GKE clusters implement several security features, including the following:

Additional security guides are available for Ubuntu, such as the following:

Secure your workloads

Kubernetes allows users to quickly provision, scale, and update container-based workloads. This section describes tactics that you can use to limit the side-effects of running containers on cluster and Google Cloud services.

Limit Pod container process privileges

Limiting the privileges of containerized processes is important for your cluster's security. You can set security-related options with a security context. These settings let you change the security settings of your processes such as the following:

  • User and group running the process
  • Available Linux capabilities
  • Privilege escalation

The default GKE on AWS node operating system, Ubuntu, uses default Docker AppArmor security policies for all containers. You can view the profile's template on GitHub. Among other things, this profile denies containers the following abilities:

  • Writing to files directly in a process ID directory (/proc/)
  • Writing to files that are not in /proc/
  • Writing to files in /proc/sys other than /proc/sys/kernel/shm*
  • Mounting file systems

Restrict the ability for workloads to self-modify

Certain Kubernetes workloads, especially system workloads, have permission to self-modify. For example, some workloads vertically autoscale themselves. While convenient, this can allow an attacker who has already compromised a node to escalate further in the cluster. For example, an attacker could have a workload on the node change itself to run as a more privileged service account that exists in the same namespace.

Ideally, workloads should not be granted the permission to modify themselves in the first place. When self-modification is necessary, you can limit permissions by installing Policy Controller or Gatekeeper in your cluster and applying constraints, such as NoUpdateServiceAccount from the open source Gatekeeper library, which provides several useful security policies.

When you deploy policies, it is usually necessary to allow the controllers that manage the cluster lifecycle to bypass the policies. This is necessary so that the controllers can make changes to the cluster, such as applying cluster upgrades. For example, if you deploy the NoUpdateServiceAccount policy on GKE on AWS, you must set the following parameters in the Constraint:

  allowedGroups: []

Replace PROJECT_NUMBER with the number (not ID) of the project that hosts the cluster.

Use Binary Authorization

Another way of securing your workloads is to enable Binary Authorization. Binary Authorization is a security feature that ensures only trusted container images are deployed on GKE clusters.

Here's how the process works:

  1. Administrators create a policy that defines the requirements for deploying an image. This includes specifying the trusted and authorized entities (attestors) that can sign images, and might include other criteria that an image must meet to be considered safe for deployment.

  2. An attestor (for example, a developer or an automated system) uses a cryptographic algorithm to generate a key pair (private and public keys).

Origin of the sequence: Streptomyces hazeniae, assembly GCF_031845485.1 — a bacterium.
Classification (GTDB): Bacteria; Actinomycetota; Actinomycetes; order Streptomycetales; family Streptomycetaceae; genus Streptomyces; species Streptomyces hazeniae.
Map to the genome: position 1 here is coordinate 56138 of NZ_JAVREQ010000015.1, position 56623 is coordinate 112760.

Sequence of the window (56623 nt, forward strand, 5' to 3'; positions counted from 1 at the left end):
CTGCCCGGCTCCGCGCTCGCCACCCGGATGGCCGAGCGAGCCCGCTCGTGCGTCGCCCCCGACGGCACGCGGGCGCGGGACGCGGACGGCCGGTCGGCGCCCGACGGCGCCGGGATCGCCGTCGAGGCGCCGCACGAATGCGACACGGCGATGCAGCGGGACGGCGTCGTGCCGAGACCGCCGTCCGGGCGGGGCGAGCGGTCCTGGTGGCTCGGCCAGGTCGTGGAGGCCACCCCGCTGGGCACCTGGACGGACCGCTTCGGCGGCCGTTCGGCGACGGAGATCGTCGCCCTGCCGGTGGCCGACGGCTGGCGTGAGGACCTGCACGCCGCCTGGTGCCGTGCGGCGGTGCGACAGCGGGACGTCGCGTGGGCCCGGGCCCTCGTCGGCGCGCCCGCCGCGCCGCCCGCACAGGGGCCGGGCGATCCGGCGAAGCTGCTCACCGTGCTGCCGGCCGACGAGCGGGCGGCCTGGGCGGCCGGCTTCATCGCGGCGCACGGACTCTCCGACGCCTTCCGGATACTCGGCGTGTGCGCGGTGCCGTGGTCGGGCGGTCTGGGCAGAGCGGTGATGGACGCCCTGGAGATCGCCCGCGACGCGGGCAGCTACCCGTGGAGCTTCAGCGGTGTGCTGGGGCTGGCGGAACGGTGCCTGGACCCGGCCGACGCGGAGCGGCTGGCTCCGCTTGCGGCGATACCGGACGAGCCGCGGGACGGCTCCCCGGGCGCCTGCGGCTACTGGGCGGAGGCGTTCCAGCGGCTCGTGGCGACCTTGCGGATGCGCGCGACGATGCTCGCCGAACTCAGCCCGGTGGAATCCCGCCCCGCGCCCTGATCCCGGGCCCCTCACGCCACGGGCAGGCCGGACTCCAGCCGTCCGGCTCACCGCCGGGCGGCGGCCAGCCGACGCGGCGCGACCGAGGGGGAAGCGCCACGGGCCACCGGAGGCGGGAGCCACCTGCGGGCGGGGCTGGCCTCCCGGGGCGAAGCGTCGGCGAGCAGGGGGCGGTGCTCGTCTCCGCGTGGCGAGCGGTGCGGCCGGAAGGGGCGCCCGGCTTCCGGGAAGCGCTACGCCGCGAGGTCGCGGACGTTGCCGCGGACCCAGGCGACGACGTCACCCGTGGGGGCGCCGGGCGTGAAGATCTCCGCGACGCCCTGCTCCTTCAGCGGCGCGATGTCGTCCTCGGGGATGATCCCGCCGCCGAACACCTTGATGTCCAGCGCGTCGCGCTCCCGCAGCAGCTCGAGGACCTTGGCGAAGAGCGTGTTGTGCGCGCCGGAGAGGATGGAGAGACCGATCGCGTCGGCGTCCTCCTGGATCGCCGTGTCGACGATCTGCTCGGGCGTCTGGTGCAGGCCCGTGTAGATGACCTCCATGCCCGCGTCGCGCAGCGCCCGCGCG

3. The private key, which is kept secret, is used to generate a digital signature (that is, a unique set of characters) for an image. This signature acts as a seal of approval - it's a sign that the image has passed all necessary checks and validations.

  4. The digital signature is then 'attached' to the image. In other words, the signature is stored in the metadata of the image, usually in the image registry.

  5. The public key is then registered with the Binary Authorization system so that the system can use the public key for signature verification.

  6. When a request to deploy a container is made, the Binary Authorization system retrieves the digital signature attached to the image in the registry.

  7. The Binary Authorization system uses the registered public key to verify the digital signature attached to the image. It also checks if the image meets all other criteria defined in the policy. If the digital signature can be successfully verified using the public key and the image data, and the image meets all other criteria defined in the policy, the Binary Authorization system allows the container to be deployed. If the digital signature can't be successfully verified using the public key and the image data, or if the image doesn't meet other criteria defined in the policy, the Binary Authorization system denies the container deployment.

For more information about how Binary Authorization works, see Binary Authorization overview.

To enable Binary Authorization on an existing cluster or when creating a cluster, see How to enable Binary Authorization.

Isolate workloads on dedicated node pools

You can use Kubernetes taints and tolerations to designate specific node pools to run specific types of workloads. For example, you can tell GKE on AWS to schedule user workloads away from most system-managed workloads, or place workloads with different trust levels on different node pools.

Workload isolation using taints and tolerations isn't a guaranteed security measure. Only use this alongside the other hardening measures that GKE on AWS offers.

To learn more, see Isolate workloads in dedicated node pools.